Archive for the ‘supply side economics’ category

The GOP Good Life?

September 9, 2015

There are several distressing trends passing before our eyes and also those of Presidential candidates. High school standardize test scores continue to drop and the ranking of US high school graduates continues to slip compared to other industrialized countries. This is in the face of the US spending $9000 per capita, the most in the world on K-12 education.

We have blamed “bad” teachers and many districts have poured much more money into new schools and new approaches (which include new expensive text books, tablets, and other digital paraphernalia. On top of this, more and more students who go on to higher education, receive a seemingly meaningless degree, a huge debt, and the prospects of no or only low paying employment to follow. What’s wrong with this picture.

This picture is the prettier side of the coin. The other side of this coin reflects all the kids who either do not graduate or do not go onto higher education. These “unlucky” ones do not have a debt but they share everything else. Poor job prospects and little or no pay if they fail to find employment . We hear that most of these unlucky ones are caught in poverty’s grip. Oh, if only we could break the cycle of poverty, everything would be ok. Hmmm.

Listening to the GOP Presidential candidates, the answer lies in getting rid of immigrants and freeing up thousands and thousands of jobs.  Of course there are two big conflicts with reality. Immigrants from Mexico, for the most part, occupy low paying agricultural or manual labor jobs. This honorable work, however, pays minimum wage or below. The second problem is even more insidious. Immigrant laborers work extremely hard and conscientiously, and are far more productive than almost all US citizens who might attempt to replace them. Think about the lawn maintenance, restaurant kitchen and busing help, and construction workers you see everyday. Hmmm.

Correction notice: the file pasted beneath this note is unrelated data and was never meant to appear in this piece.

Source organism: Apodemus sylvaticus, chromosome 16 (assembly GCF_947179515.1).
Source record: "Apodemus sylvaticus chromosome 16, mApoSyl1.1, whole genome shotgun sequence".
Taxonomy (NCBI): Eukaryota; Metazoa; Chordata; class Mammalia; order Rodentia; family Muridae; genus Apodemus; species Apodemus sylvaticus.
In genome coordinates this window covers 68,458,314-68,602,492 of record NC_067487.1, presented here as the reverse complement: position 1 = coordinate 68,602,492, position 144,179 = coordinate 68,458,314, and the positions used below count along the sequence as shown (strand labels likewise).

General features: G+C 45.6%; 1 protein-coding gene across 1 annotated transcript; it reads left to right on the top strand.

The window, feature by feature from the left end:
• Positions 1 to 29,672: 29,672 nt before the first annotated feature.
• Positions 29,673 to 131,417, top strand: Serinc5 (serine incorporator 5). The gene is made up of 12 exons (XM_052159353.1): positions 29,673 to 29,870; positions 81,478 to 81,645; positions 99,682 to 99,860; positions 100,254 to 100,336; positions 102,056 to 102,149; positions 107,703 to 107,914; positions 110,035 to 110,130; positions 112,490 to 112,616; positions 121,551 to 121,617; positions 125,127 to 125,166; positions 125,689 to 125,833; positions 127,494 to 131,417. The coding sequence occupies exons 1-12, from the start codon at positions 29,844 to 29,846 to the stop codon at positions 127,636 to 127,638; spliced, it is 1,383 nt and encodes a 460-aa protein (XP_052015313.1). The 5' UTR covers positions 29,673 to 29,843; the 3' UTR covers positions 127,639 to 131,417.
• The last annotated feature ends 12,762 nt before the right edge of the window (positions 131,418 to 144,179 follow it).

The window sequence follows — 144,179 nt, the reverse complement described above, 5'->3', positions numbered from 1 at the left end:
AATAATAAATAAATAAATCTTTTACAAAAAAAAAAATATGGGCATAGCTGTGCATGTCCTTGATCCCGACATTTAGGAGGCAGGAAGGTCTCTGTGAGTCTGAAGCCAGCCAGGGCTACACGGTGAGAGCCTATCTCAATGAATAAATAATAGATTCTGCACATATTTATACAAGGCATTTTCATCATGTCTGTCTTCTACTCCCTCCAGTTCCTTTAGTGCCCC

Jeb Bush weighed in on this yesterday when he met with fiscal policy advisors. You guessed it, the only thing between jump starting the American economy and providing thousand of good paying jobs is the absence of “supply side” economics. What? Its just that easy, according to Jeb.

Supply siders fawn over lower tax rates. Lower rates will simply unease the creative, entrepreneurial talent so many American possess. Bush has previously promised to double the US economic growth rate and now we are getting a hint at how he would accomplish this. Lower taxes, why didn’t others think of that?

There is scant evidence that American businesses will pass on any tax savings to employees and troubling little that businesses would use this windfall to expand their current businesses (and pay higher wages).

A far more likely outcome, were we to believe lower taxes would stimulate growth, is building inventory in anticipation of customers coming is a real credibility stretch. It harkens back to, dare I say, the central government designed economies of Communism. What is more efficient than making all red paint in one factory and filling warehouses hoping consumers will buy this much. Business owners know this fallacy too. Given windfall tax incentives, businesses will wait until demand builds before gearing up their factories… and hiring people.

GOP candidates this year have been woefully short on solutions to real problems but not bashful about using “voodoo” economics to divert attention to their apparent real mission in life, pandering to the wealthy.